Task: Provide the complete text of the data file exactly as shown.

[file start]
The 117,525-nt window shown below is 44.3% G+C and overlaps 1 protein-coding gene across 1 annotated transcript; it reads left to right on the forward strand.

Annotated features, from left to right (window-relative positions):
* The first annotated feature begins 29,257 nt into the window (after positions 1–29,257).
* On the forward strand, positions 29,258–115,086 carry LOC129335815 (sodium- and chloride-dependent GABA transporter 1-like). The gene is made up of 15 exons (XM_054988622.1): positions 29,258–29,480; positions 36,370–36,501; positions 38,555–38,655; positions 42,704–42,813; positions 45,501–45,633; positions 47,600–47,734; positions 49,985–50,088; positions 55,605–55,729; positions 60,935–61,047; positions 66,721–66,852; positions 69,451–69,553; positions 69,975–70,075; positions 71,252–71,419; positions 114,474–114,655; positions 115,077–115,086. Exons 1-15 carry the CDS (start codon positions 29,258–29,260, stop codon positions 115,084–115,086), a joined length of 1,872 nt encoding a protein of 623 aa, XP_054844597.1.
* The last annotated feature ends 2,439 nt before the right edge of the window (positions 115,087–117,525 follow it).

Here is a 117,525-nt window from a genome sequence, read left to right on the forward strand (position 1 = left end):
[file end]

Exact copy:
The 117,525-nt window shown below is 44.3% G+C and overlaps 1 protein-coding gene across 1 annotated transcript; it reads left to right on the forward strand.

Annotated features, from left to right (window-relative positions):
* The first annotated feature begins 29,257 nt into the window (after positions 1–29,257).
* On the forward strand, positions 29,258–115,086 carry LOC129335815 (sodium- and chloride-dependent GABA transporter 1-like). The gene is made up of 15 exons (XM_054988622.1): positions 29,258–29,480; positions 36,370–36,501; positions 38,555–38,655; positions 42,704–42,813; positions 45,501–45,633; positions 47,600–47,734; positions 49,985–50,088; positions 55,605–55,729; positions 60,935–61,047; positions 66,721–66,852; positions 69,451–69,553; positions 69,975–70,075; positions 71,252–71,419; positions 114,474–114,655; positions 115,077–115,086. Exons 1-15 carry the CDS (start codon positions 29,258–29,260, stop codon positions 115,084–115,086), a joined length of 1,872 nt encoding a protein of 623 aa, XP_054844597.1.
* The last annotated feature ends 2,439 nt before the right edge of the window (positions 115,087–117,525 follow it).

Here is a 117,525-nt window from a genome sequence, read left to right on the forward strand (position 1 = left end):